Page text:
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Meriwether Lewis stood on the shore of the Missouri River on April 7, 1805, at Fort Mandan and watched as the Corps of Discovery's keelboat set sail back down the river for St. Louis.

"Having on this day at 4 PM completed every arrangement necessary for our departure, we dismissed the barge and crew with orders to return without loss of time to St. Louis," Lewis wrote.

Heading the keelboat crew of five soldiers and nine French trader-watermen was Cpl. Richard Warfington. He was a good choice to take on the responsibility of overseeing the precious cargo onboard.

Born in Louisburg, NC, in 1777, Warfington had already had an exemplary military career by the time he joined the Corps of Discovery in November 1804. At the age of 22 he joined the Second Infantry in 1799. When he joined the Corps, he was a member of Capt. John Campbell's company at South West Point, TN.

Lewis and William Clark considered Warfington to be reliable and efficient. He was described as 5'10" with a fair complexion, black eyes, and brown hair. His leadership qualifications were apparent to the captains at least as early as May 1804, when he was named squad leader of the crew manning the white pirogue on the ascent of the Missouri River.

The cargo on the keelboat was extremely important to Lewis. "It was of some importance that the government should receive in safety the dispatches I was about to transmit," he wrote. "There was not one of the party destined to be returned from (Fort Mandan) in whom I could place the least confidence except [Warfington]."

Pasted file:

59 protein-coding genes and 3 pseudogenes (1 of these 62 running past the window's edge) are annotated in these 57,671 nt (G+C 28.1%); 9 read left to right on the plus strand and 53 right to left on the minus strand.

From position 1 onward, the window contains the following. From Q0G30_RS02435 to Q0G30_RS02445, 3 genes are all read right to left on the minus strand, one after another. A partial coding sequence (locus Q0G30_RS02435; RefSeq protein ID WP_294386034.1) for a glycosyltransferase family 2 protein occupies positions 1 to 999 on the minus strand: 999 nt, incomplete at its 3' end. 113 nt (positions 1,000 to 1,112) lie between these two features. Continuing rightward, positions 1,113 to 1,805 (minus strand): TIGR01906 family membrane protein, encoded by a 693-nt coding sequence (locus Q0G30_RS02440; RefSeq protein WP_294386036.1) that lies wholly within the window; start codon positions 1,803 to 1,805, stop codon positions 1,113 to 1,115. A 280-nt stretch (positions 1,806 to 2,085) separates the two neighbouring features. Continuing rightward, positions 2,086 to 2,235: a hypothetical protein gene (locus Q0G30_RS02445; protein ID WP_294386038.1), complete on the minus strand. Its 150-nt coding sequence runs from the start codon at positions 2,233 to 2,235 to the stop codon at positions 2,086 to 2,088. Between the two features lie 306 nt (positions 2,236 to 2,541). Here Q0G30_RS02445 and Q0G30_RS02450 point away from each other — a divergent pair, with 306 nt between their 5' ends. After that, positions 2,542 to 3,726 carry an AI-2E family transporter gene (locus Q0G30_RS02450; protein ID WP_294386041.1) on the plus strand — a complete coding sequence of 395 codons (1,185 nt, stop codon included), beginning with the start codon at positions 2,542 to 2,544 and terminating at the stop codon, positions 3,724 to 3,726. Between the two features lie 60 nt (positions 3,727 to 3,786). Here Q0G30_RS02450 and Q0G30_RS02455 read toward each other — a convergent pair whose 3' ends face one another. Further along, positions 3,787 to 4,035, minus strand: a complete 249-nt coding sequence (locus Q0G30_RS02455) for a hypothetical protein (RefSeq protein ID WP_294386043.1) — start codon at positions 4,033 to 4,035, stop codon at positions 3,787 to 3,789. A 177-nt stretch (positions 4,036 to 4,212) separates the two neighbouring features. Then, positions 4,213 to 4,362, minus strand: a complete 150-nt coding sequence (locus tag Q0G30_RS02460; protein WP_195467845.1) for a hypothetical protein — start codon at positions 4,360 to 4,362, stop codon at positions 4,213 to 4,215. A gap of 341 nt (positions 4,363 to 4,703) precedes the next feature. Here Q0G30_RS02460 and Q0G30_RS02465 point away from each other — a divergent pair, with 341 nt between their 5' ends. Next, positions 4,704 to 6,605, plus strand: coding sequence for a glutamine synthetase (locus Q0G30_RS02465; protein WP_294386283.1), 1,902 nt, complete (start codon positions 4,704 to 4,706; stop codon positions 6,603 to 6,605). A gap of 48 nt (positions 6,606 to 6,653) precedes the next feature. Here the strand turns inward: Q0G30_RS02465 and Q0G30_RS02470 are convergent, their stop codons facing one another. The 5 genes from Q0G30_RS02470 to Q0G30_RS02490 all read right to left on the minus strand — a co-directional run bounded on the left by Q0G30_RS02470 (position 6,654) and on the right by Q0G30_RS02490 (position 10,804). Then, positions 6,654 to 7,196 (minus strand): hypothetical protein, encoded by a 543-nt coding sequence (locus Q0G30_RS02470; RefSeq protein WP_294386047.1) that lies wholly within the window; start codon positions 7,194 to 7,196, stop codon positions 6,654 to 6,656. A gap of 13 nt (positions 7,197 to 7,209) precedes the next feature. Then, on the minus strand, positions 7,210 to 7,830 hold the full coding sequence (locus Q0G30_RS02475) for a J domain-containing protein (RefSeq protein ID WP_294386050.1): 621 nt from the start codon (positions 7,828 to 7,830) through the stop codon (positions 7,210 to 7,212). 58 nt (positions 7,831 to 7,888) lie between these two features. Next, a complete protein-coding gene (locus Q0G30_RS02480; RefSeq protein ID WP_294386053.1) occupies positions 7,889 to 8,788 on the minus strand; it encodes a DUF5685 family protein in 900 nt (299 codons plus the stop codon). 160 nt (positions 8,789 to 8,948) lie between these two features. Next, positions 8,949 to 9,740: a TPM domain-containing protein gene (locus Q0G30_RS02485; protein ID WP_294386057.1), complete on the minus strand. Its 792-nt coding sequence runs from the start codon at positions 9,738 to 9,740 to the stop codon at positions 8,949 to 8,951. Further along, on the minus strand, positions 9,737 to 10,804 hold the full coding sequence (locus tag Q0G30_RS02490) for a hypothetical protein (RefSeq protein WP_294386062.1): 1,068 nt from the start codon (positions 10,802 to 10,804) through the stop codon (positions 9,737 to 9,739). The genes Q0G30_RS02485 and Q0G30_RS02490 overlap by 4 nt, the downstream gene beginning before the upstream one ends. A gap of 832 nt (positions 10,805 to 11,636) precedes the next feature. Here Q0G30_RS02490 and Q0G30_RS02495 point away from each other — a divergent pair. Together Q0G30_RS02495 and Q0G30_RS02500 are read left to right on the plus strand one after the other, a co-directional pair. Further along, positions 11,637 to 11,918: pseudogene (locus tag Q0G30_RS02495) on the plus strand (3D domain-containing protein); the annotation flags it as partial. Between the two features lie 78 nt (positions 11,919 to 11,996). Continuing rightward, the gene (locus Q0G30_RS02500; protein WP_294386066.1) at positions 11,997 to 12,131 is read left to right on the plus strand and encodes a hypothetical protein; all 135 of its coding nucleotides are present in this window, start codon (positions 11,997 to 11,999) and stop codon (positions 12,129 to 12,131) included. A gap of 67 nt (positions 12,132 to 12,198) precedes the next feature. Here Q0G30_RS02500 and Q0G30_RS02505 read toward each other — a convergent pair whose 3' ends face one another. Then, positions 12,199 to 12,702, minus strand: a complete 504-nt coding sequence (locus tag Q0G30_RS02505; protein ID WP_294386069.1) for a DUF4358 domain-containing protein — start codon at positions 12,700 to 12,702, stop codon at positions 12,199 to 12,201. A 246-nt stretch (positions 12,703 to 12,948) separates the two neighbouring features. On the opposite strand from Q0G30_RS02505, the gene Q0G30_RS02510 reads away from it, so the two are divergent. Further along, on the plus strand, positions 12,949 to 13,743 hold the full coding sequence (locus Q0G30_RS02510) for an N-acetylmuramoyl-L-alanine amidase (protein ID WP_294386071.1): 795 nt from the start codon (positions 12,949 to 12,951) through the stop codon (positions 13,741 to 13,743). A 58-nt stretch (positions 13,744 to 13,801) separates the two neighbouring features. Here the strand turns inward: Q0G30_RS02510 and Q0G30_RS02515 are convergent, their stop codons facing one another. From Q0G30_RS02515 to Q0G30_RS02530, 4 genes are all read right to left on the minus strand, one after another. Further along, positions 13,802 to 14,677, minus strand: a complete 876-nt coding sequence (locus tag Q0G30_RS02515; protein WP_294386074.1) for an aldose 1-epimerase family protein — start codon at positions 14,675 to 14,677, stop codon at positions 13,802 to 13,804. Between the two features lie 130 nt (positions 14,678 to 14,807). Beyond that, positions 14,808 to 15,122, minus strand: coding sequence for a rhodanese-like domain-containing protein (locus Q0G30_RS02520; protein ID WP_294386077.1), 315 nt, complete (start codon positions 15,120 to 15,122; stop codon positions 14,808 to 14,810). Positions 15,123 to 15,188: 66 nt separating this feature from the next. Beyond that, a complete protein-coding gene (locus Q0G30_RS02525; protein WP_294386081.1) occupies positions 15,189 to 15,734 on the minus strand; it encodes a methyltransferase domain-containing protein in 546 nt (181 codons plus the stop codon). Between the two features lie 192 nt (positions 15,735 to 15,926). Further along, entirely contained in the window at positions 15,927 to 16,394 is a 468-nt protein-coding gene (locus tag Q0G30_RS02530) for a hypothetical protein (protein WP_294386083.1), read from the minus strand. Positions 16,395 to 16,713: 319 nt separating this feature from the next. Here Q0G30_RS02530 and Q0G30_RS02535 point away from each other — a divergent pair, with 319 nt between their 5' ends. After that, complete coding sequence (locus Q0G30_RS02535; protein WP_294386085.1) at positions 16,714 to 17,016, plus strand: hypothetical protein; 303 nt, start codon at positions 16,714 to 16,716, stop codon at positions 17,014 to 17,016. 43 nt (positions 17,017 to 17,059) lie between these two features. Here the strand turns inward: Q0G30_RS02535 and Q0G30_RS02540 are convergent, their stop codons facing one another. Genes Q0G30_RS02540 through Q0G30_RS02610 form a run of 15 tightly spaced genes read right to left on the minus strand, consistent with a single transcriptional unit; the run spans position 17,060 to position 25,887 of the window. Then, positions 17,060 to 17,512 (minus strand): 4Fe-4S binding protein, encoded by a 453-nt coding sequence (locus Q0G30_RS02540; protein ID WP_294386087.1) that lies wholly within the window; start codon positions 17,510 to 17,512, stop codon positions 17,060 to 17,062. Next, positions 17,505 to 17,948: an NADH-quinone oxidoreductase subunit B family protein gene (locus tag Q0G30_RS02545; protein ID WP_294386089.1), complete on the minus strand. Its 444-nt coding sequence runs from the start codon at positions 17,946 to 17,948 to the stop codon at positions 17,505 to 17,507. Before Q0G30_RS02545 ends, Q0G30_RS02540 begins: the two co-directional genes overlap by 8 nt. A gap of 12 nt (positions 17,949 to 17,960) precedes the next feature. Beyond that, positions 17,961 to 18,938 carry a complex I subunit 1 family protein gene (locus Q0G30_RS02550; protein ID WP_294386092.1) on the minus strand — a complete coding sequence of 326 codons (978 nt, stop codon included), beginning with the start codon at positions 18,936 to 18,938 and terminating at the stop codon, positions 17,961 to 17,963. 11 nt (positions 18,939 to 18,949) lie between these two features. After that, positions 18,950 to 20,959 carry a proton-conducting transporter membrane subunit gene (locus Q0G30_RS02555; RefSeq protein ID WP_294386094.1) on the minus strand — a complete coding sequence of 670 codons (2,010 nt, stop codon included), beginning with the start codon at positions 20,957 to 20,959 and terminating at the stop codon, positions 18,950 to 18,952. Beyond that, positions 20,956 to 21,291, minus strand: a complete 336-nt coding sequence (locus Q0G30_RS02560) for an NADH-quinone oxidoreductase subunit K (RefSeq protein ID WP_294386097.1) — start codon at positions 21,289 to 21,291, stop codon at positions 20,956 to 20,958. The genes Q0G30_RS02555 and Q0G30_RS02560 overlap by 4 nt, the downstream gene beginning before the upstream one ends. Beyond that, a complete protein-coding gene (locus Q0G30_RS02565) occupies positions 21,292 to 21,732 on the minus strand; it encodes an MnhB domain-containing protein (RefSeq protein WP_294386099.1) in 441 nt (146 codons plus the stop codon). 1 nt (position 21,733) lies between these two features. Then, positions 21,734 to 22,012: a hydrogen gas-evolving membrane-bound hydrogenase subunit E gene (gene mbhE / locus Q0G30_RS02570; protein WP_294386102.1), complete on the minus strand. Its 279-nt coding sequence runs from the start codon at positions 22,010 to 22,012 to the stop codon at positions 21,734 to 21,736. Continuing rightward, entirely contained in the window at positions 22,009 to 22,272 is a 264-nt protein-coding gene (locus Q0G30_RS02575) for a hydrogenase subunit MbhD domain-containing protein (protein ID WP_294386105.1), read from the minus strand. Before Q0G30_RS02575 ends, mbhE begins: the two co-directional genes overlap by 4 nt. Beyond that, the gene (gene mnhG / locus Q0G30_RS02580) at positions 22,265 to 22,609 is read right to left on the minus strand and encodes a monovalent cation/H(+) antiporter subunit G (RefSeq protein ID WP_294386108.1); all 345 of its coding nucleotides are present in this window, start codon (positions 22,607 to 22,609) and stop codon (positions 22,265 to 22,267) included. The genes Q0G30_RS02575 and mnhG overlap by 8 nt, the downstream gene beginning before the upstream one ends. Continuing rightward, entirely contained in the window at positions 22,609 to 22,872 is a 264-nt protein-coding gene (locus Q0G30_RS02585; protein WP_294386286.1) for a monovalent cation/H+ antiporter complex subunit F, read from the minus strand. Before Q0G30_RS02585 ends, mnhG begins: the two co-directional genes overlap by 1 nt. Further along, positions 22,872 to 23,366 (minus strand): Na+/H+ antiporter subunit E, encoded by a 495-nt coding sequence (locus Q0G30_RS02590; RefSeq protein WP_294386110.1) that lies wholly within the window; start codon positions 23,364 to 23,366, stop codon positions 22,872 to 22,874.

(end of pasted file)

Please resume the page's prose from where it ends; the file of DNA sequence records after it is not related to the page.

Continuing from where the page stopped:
The return trip from Fort Mandan to St. Louis must have been a challenge for Warfington. He was in charge of managing all the men who had been dismissed from the permanent party, including John Newman and Moses Reed, who had been court-martialed, as well as delivering the items Lewis was entrusting to his care. The cargo included the journals and scientific discoveries (including four live magpies and a prairie dog). In addition to the plant and animal specimens, there were detailed river maps, weather charts, and information on the location, numbers, strengths, and habits of 53 Indian tribes.

Because no journal recording the return trip has been discovered, little is known about the journey to St. Louis. Proof that Warfington faithfully executed his assignment is evident from a letter Lewis wrote to Secretary of War Henry Dearborn when he returned from the expedition:

"The duties assigned (Warfington) on this occasion were performed with a punctuality which uniformly characterized his conduct while under my command. Taking into view the cheerfulness with which he continued in the service after every obligation had ceased to exist, from the exposures, the fatigues, labours and dangers incident to that service, and above all the fidelity with which he discharged this duty, it would seem that when rewards are about to be distributed among those of the party who were engaged in this enterprise that his claim to something more than his pay of seven dollars pr. month as corporal cannot be considered unreasonable."

Although Congress denied Lewis's request for more money for Warfington, it did vote that he should receive the same 320 acres of land granted the men who were with the Corps for the entire expedition.

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